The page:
In a sense, this is what I’m trying to achieve – not so much a showcase of my own photography, but providing a platform for the voices of others to be heard. Selections from the original sound recordings are available on Lyon’s website here as mp3 soundbites.
Lyon: “[The Bikeriders] is a personal record, dealing mostly with bikeriders whom I know and care for. If anything has guided this work beyond the facts of the worlds presented it is what I have come to believe is the spirit of the bikeriders: the spirit of the hand that twists open the throttle on the crackling engines of big bikes and rides them on racetracks or through traffic or, on occasion, into oblivion” (art2art exhibition catalogue).
In a Guardian interview, Lyon said the following of his life’s work: “I’m a photo-journalist who became an artist. I make prints by hand, I spend time on putting books together so they look beautiful. These things are important. They are evidence of the creative life you have lived. You can hold them in your hands. They’re solid.”
Another of Lyon’s projects was Conversations with the Dead, a culmination of 14 months spent inside the Texas penitentiary system, images from which are also available on the Magnum website. From Phaidon book review:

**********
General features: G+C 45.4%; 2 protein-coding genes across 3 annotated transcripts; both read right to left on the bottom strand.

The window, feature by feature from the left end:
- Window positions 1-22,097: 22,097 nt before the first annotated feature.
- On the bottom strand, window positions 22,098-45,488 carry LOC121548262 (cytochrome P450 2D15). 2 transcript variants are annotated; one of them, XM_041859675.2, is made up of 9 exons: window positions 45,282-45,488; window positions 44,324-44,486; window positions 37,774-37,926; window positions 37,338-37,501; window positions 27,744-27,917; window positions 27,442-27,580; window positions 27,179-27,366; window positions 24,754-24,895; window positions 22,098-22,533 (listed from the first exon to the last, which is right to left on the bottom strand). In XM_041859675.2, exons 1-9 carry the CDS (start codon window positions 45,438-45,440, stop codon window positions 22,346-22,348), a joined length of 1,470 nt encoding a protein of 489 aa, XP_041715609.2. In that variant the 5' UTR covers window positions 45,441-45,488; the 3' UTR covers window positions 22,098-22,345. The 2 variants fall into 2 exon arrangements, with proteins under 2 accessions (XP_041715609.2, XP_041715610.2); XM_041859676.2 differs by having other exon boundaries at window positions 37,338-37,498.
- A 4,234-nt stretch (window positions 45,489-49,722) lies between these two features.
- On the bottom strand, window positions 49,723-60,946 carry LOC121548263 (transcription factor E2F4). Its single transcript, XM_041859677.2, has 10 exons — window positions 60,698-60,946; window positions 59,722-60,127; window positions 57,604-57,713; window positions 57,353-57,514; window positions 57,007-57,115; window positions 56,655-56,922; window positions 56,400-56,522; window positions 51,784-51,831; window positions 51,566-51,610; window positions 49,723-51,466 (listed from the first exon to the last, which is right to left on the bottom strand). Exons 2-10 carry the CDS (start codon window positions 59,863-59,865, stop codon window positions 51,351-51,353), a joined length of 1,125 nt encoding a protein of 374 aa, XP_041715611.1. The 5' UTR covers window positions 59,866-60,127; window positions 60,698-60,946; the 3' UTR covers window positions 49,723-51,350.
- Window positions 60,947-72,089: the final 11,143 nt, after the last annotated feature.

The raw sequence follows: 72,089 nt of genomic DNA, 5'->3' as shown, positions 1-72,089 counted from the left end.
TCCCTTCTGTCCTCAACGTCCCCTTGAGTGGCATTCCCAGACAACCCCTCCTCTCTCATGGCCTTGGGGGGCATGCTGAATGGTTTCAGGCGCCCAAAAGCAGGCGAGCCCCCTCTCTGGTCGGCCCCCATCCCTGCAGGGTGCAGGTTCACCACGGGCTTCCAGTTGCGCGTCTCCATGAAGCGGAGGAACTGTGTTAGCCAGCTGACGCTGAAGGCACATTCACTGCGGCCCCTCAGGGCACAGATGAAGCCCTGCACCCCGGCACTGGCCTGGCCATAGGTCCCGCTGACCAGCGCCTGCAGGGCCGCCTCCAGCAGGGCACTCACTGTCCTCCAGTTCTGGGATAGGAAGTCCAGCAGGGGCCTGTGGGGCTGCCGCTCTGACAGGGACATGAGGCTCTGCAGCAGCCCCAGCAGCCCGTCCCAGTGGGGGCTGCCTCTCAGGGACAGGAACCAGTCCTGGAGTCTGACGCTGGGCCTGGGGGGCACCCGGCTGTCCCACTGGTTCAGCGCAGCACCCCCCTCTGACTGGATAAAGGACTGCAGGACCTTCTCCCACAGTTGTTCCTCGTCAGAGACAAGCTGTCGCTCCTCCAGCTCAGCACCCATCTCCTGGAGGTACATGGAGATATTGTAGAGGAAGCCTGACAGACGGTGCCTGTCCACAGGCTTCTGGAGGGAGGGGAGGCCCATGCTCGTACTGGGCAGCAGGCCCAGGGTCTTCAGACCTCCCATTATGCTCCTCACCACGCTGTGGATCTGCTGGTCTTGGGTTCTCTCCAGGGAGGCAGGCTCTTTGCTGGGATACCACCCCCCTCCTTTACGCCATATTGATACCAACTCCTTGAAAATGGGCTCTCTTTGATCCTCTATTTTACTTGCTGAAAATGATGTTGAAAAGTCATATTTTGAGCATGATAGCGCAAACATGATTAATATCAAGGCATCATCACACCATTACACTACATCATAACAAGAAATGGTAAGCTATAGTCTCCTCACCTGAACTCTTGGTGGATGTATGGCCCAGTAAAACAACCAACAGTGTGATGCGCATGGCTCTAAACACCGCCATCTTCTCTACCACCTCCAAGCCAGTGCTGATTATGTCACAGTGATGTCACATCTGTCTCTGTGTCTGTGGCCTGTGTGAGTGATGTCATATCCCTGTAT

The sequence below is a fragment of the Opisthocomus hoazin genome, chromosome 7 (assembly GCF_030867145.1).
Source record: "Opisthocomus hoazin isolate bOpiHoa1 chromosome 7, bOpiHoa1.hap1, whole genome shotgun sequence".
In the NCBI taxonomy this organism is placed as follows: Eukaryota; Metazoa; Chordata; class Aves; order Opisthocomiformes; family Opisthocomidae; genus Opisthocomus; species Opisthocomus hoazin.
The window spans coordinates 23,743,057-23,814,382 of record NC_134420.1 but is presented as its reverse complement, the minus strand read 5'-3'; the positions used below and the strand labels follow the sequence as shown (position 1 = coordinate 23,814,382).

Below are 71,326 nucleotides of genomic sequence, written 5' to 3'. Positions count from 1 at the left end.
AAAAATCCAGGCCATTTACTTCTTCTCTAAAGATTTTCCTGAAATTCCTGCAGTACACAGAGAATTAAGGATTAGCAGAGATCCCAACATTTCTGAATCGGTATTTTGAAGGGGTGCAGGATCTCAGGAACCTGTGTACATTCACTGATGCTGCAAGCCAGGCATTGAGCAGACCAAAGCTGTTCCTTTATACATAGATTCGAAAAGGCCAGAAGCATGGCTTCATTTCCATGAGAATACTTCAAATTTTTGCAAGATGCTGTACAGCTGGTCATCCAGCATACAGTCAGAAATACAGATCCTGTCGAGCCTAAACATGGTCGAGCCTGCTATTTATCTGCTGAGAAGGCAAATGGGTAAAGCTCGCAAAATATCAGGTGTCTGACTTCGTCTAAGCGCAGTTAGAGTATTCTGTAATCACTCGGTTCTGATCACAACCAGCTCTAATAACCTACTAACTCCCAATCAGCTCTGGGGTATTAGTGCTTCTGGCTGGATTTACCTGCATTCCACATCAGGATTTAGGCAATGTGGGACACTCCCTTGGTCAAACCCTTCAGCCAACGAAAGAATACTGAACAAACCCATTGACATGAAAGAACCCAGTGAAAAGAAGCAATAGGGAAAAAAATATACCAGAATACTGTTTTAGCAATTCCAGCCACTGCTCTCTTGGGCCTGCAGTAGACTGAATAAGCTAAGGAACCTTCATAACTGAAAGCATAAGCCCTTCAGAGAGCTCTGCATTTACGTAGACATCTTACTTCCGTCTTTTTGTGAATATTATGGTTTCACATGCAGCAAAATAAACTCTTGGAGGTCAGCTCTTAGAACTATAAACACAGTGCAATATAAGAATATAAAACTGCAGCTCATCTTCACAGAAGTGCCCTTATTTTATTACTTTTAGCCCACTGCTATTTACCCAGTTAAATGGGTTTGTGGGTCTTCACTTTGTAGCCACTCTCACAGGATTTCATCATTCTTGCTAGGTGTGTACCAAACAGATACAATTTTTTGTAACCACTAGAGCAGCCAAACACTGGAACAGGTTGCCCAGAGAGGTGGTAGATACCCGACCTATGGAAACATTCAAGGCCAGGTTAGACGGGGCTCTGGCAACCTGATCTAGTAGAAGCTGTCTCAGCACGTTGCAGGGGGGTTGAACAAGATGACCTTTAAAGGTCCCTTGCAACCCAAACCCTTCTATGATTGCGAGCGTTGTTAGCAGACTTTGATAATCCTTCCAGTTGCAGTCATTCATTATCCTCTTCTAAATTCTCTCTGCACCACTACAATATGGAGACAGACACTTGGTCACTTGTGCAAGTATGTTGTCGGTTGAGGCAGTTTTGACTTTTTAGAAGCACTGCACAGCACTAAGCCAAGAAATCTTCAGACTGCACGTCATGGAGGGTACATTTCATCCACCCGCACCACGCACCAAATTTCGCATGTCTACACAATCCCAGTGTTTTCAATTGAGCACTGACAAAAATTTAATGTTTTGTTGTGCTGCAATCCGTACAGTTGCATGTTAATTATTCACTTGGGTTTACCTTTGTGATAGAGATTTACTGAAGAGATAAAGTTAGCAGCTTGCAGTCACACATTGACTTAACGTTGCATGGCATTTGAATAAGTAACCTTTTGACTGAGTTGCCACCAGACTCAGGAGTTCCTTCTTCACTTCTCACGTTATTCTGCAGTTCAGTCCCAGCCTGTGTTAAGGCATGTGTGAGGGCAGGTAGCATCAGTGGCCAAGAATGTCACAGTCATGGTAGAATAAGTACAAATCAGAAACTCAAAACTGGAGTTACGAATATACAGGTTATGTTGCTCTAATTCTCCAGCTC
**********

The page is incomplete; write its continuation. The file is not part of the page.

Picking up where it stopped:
“Lyon had already made a name for himself by the time he came to shoot in Texas, having single-handedly invented what became known as the New Journalism – spending months with a subject, or subjects, building up telling and detail-packed portraits of their lives.”
Cool, calculated composition but with enough immediacy to bring the viewer right into the action – on the unfamiliar side of the prison walls and bars. Lyon is not afraid of the people he shoots, and this comes across in his images. He is almost one of them, and I suspect he even donned convict overalls for this shoot, to feel like one of those he was shooting as well as to blend in. One of the most human stories that came out was that of Billy McCune:
McCune was on death row when Lyon met him:
“Danny Lyon met Billy George McCune in 1968 when Lyon was making his book, Conversations with the Dead, inside the Texas Department of Corrections. McCune, sentenced to Death in 1950 on a dubious charge of rape, had survived two years on death row, when his sentence was adjudicated to Life. In 1960 the TDC classified him as psychotic. When the two met, McCune was in the isolation ward of the Wynne Unit, literally surrounded by lunatics. He had been in prison for 18 years. The collaboration of Lyon and McCune resulted in an outpouring of work from the supposedly psychotic inmate.” (bleakbeauty.com)